Another classic example of what you can shout about and demand when in Opposition, but behind the gates of Merrion Street, impossible to achieve in Irish Financial Law.

The Central Bank was likened to the “dog that doesn’t bark” at the Oireachtas finance committee yesterday over its approach to 11 banks which wrongly took customers off tracker mortgages.

When Sinn Féin TD Pearse Doherty asked governor Philip Lane if the Central Bank had powers to force banks to restore tracker mortgages to people who are still overpaying, the governor said he did not have such a power.

Prof Lane said if there was a dispute between the Central Bank and a financial institution over whether someone belonged in the compensation and redress scheme connected to the tracker mortgage scandal or not, the regulator could not simply insist that the customer was put into the compensation scheme.

However, he pointed out that the Central Bank had been successful in some cases in changing the mind of banks over individual customers, but said there “remains cohorts where we think the banks should be conceding further”.

When he was asked about the number of bank customers who have not yet been brought into the compensation and redress system, he said he could not “give too much guidance beyond saying it is significant”.


He said the regulator would make the banks identify such customers by name and write to them informing them of their rights to go to the Financial Services Ombudsman or the courts to challenge the bank’s decision.

Describing this as a “dereliction of duty” on the part of the regulator and an indication it was “a dog that doesn’t bark”, Mr Doherty described the tracker mortgage scandal as “the biggest financial swindle” in the history of the State.

He reminded the committee that people had taken their lives as a result of the financial pressure they have been put under by banks, while many others had contemplated suicide. He talked of “mental breakdowns, marital breakdowns and stolen years” and said that “after all of this is done and dusted, no one is going to lose their jobs, no one is going to prison”.

Fianna Fáil TD Michael McGrath suggested that the ultimate cost of redress and compensation for all of the affected people could rise to as much as half a billion euro and said it would be “one of the greatest consumer rip-offs in our State”.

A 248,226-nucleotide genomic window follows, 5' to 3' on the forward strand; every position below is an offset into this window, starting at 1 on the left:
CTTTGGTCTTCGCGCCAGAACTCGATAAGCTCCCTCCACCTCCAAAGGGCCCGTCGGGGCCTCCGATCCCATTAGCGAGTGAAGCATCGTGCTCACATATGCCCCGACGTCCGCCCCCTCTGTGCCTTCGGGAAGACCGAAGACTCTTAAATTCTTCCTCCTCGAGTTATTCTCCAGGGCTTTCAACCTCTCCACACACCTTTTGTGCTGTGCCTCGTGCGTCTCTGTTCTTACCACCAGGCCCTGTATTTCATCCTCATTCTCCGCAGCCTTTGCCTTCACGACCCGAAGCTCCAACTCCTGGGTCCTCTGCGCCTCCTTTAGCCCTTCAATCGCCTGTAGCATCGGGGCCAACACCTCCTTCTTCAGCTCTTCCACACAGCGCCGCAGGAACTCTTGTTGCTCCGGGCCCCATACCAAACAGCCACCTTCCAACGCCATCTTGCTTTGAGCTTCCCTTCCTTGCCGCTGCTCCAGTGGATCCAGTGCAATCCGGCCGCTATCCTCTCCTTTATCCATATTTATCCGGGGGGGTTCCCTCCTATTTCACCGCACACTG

He asked the regulator what the approach of the banks was in dealing with the issue and was told “there was not a collective and uniform approach” by the financial institutions.


Prof Lane said some banks had put a lot of resources into dealing with it while in other instances there had been “a lot more resistance, with banks taking a narrow view of who has been affected and not offering redress”.

Mr McGrath expressed the view that the scandal had not unfolded by accident and he questioned how all of the banks appeared to have made the same mistakes and face the same problem at the same time.

Mr Lane said there was an issue with the culture of the banking system. “We do think there is a common culture across the banks, which is that if there is any doubt or ambiguity about how to interpret a contract, they interpret it in the bank’s favour.”

He added he believed that the banks had a culture of seeking profitability at the detriment of their customers.

Mr McGrath asked when customers who had been identified by the banks would receive their redress and compensation, to which Prof Lane said he believed “a lot is going to happen between now and the end of 2017 and the early months of 2018. It is for the banks to ensure they satisfy their customers as quickly as possible, but a lot is going to happen in the next few months.”